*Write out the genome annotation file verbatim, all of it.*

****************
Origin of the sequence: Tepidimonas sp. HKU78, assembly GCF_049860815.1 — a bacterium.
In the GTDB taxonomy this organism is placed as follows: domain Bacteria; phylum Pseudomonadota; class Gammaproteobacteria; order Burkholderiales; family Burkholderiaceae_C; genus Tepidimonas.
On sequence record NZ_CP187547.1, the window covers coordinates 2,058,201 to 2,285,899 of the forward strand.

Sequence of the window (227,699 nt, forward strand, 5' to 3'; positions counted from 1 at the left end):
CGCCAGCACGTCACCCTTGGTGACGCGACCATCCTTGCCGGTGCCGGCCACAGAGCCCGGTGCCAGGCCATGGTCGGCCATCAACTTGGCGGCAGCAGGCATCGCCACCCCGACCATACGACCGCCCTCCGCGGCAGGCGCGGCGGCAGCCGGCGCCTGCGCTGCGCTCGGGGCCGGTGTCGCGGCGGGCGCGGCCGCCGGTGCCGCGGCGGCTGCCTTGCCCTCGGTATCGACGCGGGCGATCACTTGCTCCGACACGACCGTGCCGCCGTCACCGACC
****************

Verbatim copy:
Origin of the sequence: Tepidimonas sp. HKU78, assembly GCF_049860815.1 — a bacterium.
In the GTDB taxonomy this organism is placed as follows: domain Bacteria; phylum Pseudomonadota; class Gammaproteobacteria; order Burkholderiales; family Burkholderiaceae_C; genus Tepidimonas.
On sequence record NZ_CP187547.1, the window covers coordinates 2,058,201 to 2,285,899 of the forward strand.

Sequence of the window (227,699 nt, forward strand, 5' to 3'; positions counted from 1 at the left end):
CGCCAGCACGTCACCCTTGGTGACGCGACCATCCTTGCCGGTGCCGGCCACAGAGCCCGGTGCCAGGCCATGGTCGGCCATCAACTTGGCGGCAGCAGGCATCGCCACCCCGACCATACGACCGCCCTCCGCGGCAGGCGCGGCGGCAGCCGGCGCCTGCGCTGCGCTCGGGGCCGGTGTCGCGGCGGGCGCGGCCGCCGGTGCCGCGGCGGCTGCCTTGCCCTCGGTATCGACGCGGGCGATCACTTGCTCCGACACGACCGTGCCGCCGTCACCGACC